Khalil Kain: The True Artist in an Exciting Interview with Eileen Shapiro

Khalil Kain is the real deal. Actor, writer, poet, socially conscious songwriter, producer, and recently guitarist, Kain is best recognized for his role of Raheem in the movie "Juice", and Roosevelt Nathaniel Hobbs in "Renaissance Man." He has also portrayed golfer Tiger Woods in Showtime's "The Tiger Woods Story", and has appeared in "Love Jones", "Friends","Bones", "Girlfriends", "Suddenly Susan", "Blue Bloods", and "Living Single", to name a few.

Kain is also a poet and writer. His dad Gylan Kain was the founder of "The Last Poets", and he believes his own writing is innate. Kain is also a playwright and director. Most recently he released his debut single, "Lil' Duckie" from his highly anticipated album, "Lambs to Slaughter", via True Groove Records.

Khalil Kain is an urban icon who has a message. What he says is important, and it sounds important when you listen. He is providing America with his testimony and experience of race, equality and justice, imperative to the climate of our country. "Lambs to Slaughter" is actually the score to his theatrical play as he pens and delivers an urgent and explosive memorandum to the planet...

Eileen Shapiro: What came first, acting or rapping?

Khalil Kain: Acting. But, I'm not a rapper. I've never been a rapper. I'm a writer! I appreciate music like the next man, but I never learned to play an instrument. Not that I didn't want to, but I never got around to it. I worked in the clubs here in New York when I was younger. There was always music playing from the DJs that were working at night that I was friends with, so there was new stuff always coming up. I worked at the "Roxy." I saw Madonna when she was first getting started get up on stage and perform live. It was her and two dancers. It was interesting because it was like an all black and Puerto Rican crowd mostly. They really dug her. But it was a different time. The music stuff that I do came out of a play that I wrote that is still in development. There are poems in the play. So, I contacted Tomás Doncker about doing the music for the play. He read it and liked the play, but as far as the poems went, he said he would have to hear me recite the poems for him. He needed a better idea of what the vibe was, so that he could compose some music for it. I recited a few of the poems for him. Immediately he insisted that we go to the studio and record them. So, we did, and as we were recording those I was just kind of inspired to write more. I would come into the studio and show him something else, "Like I wrote this last week"....and we just started recording stuff that I wrote. My father Gaylen Kain was one of "The Last Poets."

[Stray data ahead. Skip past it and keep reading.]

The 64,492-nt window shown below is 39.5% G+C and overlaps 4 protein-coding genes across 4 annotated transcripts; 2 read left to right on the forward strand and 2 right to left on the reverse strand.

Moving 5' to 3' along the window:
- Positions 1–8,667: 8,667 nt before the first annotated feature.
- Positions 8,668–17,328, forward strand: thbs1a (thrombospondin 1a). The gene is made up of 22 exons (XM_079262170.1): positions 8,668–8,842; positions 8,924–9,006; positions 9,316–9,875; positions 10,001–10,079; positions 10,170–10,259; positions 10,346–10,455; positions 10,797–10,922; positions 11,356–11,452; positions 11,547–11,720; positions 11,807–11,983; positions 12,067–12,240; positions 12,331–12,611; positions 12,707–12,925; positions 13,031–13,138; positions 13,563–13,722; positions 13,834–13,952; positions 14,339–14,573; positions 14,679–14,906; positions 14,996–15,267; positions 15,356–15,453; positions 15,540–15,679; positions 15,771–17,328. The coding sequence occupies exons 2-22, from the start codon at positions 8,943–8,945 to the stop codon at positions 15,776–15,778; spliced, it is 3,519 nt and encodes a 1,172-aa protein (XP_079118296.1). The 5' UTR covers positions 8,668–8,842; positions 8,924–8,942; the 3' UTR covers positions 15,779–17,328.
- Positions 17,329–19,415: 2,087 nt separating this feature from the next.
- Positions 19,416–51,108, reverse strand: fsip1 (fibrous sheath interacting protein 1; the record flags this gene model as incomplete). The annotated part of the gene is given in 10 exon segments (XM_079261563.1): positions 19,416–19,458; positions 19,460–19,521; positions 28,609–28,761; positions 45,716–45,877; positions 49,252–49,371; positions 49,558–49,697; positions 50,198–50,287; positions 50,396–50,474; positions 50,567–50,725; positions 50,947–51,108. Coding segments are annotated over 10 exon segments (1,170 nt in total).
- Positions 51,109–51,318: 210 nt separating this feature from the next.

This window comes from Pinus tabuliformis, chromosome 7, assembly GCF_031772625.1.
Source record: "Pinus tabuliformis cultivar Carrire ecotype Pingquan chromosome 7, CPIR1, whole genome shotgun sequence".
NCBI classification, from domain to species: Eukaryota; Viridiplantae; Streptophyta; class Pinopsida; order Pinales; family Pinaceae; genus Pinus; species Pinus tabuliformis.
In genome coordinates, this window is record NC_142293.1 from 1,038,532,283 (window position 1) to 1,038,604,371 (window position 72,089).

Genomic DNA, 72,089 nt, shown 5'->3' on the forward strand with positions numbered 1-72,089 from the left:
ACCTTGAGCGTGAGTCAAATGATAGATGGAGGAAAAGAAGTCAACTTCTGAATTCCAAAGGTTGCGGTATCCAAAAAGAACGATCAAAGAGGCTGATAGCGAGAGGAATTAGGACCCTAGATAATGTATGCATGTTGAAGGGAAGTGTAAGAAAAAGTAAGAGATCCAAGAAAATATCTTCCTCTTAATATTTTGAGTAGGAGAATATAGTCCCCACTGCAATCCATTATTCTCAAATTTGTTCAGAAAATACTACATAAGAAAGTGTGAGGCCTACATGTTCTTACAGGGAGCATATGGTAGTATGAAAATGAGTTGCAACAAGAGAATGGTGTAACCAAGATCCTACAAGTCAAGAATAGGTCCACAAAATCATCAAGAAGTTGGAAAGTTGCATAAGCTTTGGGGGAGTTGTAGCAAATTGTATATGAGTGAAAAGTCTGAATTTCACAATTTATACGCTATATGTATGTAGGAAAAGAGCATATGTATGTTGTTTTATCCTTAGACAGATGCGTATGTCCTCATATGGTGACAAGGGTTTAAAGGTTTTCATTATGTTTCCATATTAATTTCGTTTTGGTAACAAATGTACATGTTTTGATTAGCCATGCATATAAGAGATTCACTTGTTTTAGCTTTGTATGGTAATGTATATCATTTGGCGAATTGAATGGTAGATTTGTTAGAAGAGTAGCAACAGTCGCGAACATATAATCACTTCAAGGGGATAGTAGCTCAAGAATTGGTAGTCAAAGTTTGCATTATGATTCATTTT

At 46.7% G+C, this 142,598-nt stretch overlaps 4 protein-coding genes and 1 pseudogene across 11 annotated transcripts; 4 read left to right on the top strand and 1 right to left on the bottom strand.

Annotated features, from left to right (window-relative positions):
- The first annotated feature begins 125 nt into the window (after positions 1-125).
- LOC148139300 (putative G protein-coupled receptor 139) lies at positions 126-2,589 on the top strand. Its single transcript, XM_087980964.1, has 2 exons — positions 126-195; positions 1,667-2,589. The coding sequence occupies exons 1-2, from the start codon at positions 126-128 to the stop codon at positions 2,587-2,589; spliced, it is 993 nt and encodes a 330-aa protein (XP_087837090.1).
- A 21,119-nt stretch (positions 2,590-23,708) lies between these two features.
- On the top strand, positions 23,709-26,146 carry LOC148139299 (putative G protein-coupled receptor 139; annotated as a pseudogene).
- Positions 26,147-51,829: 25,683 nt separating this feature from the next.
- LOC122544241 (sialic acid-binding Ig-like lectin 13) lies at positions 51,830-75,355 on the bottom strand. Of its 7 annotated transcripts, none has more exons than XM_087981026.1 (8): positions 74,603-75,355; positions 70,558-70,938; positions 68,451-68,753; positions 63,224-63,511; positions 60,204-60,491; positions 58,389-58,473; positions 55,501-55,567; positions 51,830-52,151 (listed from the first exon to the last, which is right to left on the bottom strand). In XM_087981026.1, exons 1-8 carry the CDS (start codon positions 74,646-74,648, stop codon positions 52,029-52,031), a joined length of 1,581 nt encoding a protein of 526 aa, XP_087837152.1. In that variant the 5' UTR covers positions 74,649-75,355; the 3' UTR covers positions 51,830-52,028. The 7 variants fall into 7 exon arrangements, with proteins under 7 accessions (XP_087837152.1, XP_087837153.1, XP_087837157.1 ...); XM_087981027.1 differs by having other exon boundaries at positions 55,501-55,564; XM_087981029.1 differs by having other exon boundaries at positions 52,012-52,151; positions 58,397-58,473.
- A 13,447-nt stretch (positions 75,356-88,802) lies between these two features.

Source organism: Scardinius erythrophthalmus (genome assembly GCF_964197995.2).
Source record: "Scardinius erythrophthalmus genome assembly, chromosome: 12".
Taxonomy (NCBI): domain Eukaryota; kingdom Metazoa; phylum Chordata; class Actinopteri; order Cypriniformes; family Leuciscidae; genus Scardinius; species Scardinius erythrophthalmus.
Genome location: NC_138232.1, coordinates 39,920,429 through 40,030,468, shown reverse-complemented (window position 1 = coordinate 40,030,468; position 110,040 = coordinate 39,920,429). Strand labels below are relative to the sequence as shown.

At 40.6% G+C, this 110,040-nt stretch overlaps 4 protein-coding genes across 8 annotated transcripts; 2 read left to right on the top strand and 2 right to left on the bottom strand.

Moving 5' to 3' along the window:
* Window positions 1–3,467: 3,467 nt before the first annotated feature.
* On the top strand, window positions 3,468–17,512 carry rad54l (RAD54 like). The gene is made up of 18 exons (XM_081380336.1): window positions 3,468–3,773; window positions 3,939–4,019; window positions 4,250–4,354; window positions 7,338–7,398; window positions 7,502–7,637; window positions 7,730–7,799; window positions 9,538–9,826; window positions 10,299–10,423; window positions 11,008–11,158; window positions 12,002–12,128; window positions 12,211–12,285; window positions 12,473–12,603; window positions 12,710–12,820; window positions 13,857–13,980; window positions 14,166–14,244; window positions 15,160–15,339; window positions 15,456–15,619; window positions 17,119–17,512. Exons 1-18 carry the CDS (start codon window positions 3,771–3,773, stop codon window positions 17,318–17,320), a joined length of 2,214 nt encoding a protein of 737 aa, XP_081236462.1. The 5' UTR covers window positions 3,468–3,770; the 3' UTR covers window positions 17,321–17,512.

Eileen Shapiro: How cool!

Khalil Kain: When I was a kid about four, I was hearing all of this pro black, political poetry. It influenced me. I never felt pushed in anyway or prodded to go that route, but I guess it was in me. But I have always written. I have always written stories, I have always written poetry. Now I have that play and I have another play done, and I have three screenplays written. A film that I have just directed I did a complete rewrite on that, I've been writing a lot. I have been writing a lot more lately. So the music thing for me.... I just did regional theater. It's like getting up in front of a live audience and performing a piece.

Eileen Shapiro: So, what do we call it because it's not spoken word either?

Khalil Kain: No, it's not. I tried to pick Tomás' brain on it.....